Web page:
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Messages from Hiroshima

Japanese version

Mikiko Kagawa (female)
'Chokubaku'  2.5 km from the hypocenter / 15 years old at the time / current resident of Hiroshima

The scenes of the A-bombed city are introduced here. The photographs are not directly connected with the messages. Those of us who have directly experienced the A-bombing know first-hand its horror and we can never forget the suffering it has caused. But now that we live in peace and prosperity, I am afraid the entire society has forgotten about the A-bombing or the war, which makes me somewhat uncertain about the future of our society. That is why I am strongly convinced that we hibakusha, victims of the A-bombing, must speak openly about the dangers caused by nuclear weapons. I believe this will give solace to the souls of those who died in the A-bombing, and will help not only Japan but the whole world in achieving genuine peace. A world without wars will only be attained by the effort of each one of us, and I am determined to make that effort myself.

My Experience of the Atomic Bombing

Although many people voice loudly their support to ban and abolish the nuclear weapons, several countries are constantly increasing their armament, thus making the outbreak of nuclear war more imminent. The thought of an outbreak of a nuclear war itself horrifies me. So I decided to gather up my courage to write and record my experience, with a hope that it will help in achieving a peaceful world without war.

However, when I take up the pen, I have great difficulty putting together the fragmented pieces of my memory into shape. This may be because, for more than 40 years, I have tried hard to refrain from recollecting those moments of extreme terror and violent shocks. Partly because I often lost consciousness hovering between life and death, I can now remember only bits of what I experienced. I regret very much that I cannot fully describe the misery and cruelty I have gone through.

When the atomic bomb was dropped, I was at the Railway Training School located at Ushita-machi, Hiroshima, about 2.5 kilometers from the hypocenter. As a fifteen-year-old student, I had been mobilized to work at a railway station and was sent to the school on August 2.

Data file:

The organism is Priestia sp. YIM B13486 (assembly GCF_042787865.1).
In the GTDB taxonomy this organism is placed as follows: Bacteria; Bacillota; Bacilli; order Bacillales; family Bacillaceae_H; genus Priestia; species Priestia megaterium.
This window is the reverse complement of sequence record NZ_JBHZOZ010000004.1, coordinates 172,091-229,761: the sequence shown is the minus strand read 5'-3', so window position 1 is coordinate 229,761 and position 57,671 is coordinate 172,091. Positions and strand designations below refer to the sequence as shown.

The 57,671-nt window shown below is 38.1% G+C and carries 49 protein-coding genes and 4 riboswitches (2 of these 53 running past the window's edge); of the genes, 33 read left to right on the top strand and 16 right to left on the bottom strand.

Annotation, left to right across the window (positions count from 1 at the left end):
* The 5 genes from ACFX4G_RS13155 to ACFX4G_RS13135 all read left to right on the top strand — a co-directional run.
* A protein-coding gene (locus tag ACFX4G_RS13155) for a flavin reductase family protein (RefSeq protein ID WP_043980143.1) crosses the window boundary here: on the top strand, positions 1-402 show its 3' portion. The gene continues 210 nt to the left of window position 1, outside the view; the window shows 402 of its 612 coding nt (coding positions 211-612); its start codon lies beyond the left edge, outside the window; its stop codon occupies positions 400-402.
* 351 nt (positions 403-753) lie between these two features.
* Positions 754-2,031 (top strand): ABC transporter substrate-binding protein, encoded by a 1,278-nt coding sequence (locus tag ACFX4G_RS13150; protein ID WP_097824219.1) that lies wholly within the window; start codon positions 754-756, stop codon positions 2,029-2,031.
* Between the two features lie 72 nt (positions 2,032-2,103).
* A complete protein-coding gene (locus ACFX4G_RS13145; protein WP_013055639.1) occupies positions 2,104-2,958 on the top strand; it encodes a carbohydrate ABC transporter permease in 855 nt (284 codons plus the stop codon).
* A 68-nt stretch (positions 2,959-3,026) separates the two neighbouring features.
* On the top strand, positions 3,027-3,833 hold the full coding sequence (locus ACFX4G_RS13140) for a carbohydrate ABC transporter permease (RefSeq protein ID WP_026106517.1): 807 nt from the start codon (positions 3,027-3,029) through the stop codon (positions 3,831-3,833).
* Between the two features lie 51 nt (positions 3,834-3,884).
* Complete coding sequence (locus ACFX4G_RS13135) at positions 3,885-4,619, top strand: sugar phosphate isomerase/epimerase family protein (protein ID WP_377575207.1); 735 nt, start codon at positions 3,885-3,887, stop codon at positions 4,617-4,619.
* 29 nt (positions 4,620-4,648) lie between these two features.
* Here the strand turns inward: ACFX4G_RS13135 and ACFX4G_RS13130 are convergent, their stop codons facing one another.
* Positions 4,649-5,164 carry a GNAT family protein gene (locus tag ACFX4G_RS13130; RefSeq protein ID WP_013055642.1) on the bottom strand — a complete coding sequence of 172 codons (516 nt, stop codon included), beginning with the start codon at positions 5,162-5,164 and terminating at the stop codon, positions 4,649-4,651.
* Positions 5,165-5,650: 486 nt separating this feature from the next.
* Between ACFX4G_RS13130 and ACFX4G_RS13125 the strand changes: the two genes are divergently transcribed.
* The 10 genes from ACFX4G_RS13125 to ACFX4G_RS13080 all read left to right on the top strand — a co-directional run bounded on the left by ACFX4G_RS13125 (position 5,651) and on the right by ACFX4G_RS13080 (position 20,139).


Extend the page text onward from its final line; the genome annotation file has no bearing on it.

On that morning, the air-raid warning was lifted after breakfast. Feeling relieved, I had just started to run out into the school ground with my friend, who was also sent from the same station to the school. Suddenly I was blinded by a piercing flash of light and everything around me turned dark. Next moment, I felt I was engulfed in red flames and, with a tremendous sound, my body bashed onto something and I lost my senses.

When I regained consciousness, I found myself trapped under heavy broken timbers and was unable to move. Being choked by the falling dust, I could not utter a word. All around, I could hear the faint groans and loud cries of some calling for help. I wriggled hard but could not move an inch. Just when I thought it was all over for me, I heard the timber rattling over me. With a piercing pain, my whole body was thrown out into bright light.

I looked around and found my friend, who was hardly recognizable and appeared out of this world. Her clothes were in tatters and her face and arms were bleeding. Neither of us was able to make out what had happened, nor realized that we were saved by someone.

The enormous power of the A-bomb killed tens of thousands of people in a moment, and the entire city of Hiroshima was completely destroyed. So many people were scorched and injured in that disgusting flash. I later learned that more than 100 young women perished at the Railway Training School being buried alive under the fallen building. My friend suffered burns on her left cheek and arm, and my entire face, neck and both arms were burned. Had we not been blown away off our feet by the bomb blast, we too would have been trapped under the fallen school building.